While connecting to a Mac is effortless, nearly everything else about the mouse ends up being a frustrating or limited experience as a Mac user. Yes, the Surface Precision Mouse is technically compatible with the Mac in that it will connect and allow you to use the left, right, and scroll wheel buttons, but that’s about it.

If you are looking to program the buttons, you’re out of luck in terms of support from Microsoft. Customization requires Microsoft’s Mouse and Keyboard Center software, which is only available to PC users. By comparison, Logitech makes its software available to Mac users right out of the box.

Mac users looking to program the Surface Precision Mouse’s buttons are not completely out of luck, but you’ll need to spend an additional $20 on third-party software to do so. I downloaded SteerMouse and was able to program every button but one. The middlemost side button refused to be programmed no matter what I tried. I reached out to SteerMouse and worked with their support staff to run a diagnostic test on the Surface Precision Mouse, which allowed them to update their software. In return, they sent me a beta version of SteerMouse 5 that now works with every button of Microsoft’s new mouse.

I wish Microsoft offered their own software, but it’s nice to know that a Mac solution does exist. I did reach out to a representative from Microsoft inquiring as to whether or not the company had any plans to support the Mac in the future. I did not receive a definitive answer, but was assured my feedback would be sent to Panos Panay and his device team.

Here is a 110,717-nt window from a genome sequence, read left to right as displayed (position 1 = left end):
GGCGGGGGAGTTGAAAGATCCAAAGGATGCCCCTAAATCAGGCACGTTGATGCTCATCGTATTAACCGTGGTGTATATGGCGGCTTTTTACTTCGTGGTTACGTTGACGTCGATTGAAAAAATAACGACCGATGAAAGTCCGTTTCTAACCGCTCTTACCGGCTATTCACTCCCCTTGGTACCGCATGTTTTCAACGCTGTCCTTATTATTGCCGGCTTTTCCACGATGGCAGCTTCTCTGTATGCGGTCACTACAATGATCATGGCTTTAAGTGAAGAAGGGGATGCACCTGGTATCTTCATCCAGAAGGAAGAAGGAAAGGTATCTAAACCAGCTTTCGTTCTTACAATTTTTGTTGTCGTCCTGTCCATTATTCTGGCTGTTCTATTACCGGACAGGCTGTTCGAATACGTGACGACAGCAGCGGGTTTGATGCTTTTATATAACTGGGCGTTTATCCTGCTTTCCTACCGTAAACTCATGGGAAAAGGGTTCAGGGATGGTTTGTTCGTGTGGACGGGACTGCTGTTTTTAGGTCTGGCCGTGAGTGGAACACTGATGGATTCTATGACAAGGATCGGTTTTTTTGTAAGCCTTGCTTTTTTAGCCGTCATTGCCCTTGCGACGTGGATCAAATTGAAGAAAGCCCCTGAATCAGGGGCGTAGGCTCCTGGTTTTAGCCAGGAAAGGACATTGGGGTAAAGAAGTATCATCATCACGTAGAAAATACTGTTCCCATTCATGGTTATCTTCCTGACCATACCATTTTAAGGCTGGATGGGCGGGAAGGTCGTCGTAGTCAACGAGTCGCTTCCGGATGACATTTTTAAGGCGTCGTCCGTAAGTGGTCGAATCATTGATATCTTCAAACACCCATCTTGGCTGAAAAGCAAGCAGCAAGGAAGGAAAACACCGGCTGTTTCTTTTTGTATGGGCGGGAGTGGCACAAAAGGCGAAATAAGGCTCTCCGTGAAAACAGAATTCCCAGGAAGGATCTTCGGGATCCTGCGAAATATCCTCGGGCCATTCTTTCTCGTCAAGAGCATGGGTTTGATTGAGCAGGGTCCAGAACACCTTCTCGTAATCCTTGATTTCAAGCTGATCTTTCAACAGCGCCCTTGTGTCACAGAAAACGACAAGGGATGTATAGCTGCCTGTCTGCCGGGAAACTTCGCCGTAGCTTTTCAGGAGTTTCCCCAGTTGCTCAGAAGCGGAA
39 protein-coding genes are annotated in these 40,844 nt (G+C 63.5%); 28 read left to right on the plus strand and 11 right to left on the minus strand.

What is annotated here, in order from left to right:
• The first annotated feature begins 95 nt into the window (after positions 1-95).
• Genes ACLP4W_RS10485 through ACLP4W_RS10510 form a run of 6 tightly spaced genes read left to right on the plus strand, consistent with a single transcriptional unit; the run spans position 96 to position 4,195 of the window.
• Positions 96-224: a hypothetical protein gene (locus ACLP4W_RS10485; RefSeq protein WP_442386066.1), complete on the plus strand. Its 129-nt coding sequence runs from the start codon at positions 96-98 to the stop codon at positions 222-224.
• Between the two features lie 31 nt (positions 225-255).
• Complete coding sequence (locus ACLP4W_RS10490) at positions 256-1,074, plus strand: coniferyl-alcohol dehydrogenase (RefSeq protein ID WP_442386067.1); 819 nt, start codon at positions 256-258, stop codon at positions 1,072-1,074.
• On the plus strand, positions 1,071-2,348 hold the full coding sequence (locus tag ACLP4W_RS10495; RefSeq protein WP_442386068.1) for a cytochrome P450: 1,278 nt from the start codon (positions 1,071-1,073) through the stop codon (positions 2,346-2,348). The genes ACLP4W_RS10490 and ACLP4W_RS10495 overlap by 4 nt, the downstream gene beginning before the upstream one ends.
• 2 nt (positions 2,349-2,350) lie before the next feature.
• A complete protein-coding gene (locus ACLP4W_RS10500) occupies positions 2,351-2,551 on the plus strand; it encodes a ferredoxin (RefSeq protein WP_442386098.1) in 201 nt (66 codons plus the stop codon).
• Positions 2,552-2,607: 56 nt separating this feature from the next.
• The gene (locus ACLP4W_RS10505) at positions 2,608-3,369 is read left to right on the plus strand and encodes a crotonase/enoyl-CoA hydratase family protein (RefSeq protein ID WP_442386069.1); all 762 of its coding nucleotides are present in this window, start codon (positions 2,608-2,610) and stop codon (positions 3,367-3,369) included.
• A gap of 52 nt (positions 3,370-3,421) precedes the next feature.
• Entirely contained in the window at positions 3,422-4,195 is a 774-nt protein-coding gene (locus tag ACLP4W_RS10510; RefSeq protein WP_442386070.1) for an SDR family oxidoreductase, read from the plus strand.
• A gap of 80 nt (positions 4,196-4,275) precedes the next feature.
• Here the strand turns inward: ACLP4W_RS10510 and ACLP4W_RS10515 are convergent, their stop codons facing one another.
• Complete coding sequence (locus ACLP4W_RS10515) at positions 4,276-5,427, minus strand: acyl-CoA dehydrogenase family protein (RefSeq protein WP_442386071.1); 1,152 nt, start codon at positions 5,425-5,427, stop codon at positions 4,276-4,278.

As for the buttons themselves, they feel nice and have a good click about them. I found the scroll wheel to be more comfortable than that of the MX Master 2S, but I did miss the adaptive fast scrolling capability of the MX Master 2S, as well as its thumbwheel for horizontal scrolling.

However, the Surface Precision Mouse’s side buttons are bigger and much better placed than the MX Master’s, which makes them easier to reach and actually click. Overall, I would give the Surface Precision Mouse the edge in terms of overall comfort compared to the MX Master 2S, but only just so.

Unfortunately, the Bluetooth performance of the Surface Precision Mouse (when used in conjunction with QC 35s or AirPods) suffered many of the same problems as the MX Master 2S. I never experienced a complete disconnection with the Surface Precision Mouse as I have with the MX Master 2S, but very noticeable lag to the point of being unusable presented itself.

I think this problem has more to do with Apple or the new 15″ MacBook Pro with Touch Bar specifically than it does Logitech or Microsoft, but given just how reliably the Magic Mouse 2 performs when paired with Bluetooth headphones, it would be nice if whatever is causing the issues could be remedied. I am by no means an expert in Bluetooth technology, but if anyone has a possible solution I would love to hear about it in the comments.


Ultimately, the experience of using the Surface Precision Mouse with a Mac ends up being a mixed bag. A lack of any Mac-compatible software from Microsoft seems like an early oversight and a missed opportunity to sell the Surface Precision Mouse to more than just Windows users.

The mouse itself is comfortable, and while I found it connected to my Mac more reliably than Logitech’s MX Master series, I still experienced Bluetooth issues when I fired up my wireless headphones. Perhaps this has more to do with how the new 15″ MacBook Pro communicates with Bluetooth mice than it does the mice themselves (since I’ve had worse hiccups with the Logitech MX Master). If Apple’s vision for the future is to be truly wireless, they need to do a better job supporting third-party Bluetooth devices.

I keep hoping for the day when the perfect multi-button Bluetooth mouse presents itself, but in the meantime I have reverted back to using a Magic Mouse 2 on my Mac. It’s as uncomfortable as it is reliable, but “it just works.” The Surface Precision has been relegated to PC gaming.